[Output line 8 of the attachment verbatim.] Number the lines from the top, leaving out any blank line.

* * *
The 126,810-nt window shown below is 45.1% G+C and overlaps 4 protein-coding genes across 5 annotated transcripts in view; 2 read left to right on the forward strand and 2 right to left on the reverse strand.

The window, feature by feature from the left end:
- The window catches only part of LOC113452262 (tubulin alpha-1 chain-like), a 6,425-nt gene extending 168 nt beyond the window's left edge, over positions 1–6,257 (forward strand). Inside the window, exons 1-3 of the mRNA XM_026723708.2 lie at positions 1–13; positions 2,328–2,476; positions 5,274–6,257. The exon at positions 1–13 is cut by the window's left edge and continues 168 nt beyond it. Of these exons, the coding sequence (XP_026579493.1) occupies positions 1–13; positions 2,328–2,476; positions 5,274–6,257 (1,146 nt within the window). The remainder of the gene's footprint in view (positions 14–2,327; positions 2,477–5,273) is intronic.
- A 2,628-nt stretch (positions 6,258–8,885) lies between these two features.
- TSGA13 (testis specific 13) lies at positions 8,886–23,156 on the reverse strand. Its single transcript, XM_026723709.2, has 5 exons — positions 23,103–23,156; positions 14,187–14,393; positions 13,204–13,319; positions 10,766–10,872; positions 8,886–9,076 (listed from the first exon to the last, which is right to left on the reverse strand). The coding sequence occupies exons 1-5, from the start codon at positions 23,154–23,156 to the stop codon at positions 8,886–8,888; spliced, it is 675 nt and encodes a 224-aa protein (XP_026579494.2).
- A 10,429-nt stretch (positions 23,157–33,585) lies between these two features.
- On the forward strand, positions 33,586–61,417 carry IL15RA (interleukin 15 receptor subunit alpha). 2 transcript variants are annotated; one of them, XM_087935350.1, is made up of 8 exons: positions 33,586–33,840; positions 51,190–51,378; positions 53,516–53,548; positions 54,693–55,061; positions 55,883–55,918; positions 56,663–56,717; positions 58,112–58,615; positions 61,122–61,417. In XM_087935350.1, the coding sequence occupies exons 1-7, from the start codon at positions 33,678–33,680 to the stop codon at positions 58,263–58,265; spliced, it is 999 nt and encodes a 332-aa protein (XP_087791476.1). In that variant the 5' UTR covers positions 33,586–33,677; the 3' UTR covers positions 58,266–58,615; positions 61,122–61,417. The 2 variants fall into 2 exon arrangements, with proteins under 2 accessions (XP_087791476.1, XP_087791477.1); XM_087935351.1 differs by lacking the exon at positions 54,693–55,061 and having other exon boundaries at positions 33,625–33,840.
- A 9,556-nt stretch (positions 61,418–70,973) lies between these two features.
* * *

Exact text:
- A 9,556-nt stretch (positions 61,418–70,973) lies between these two features.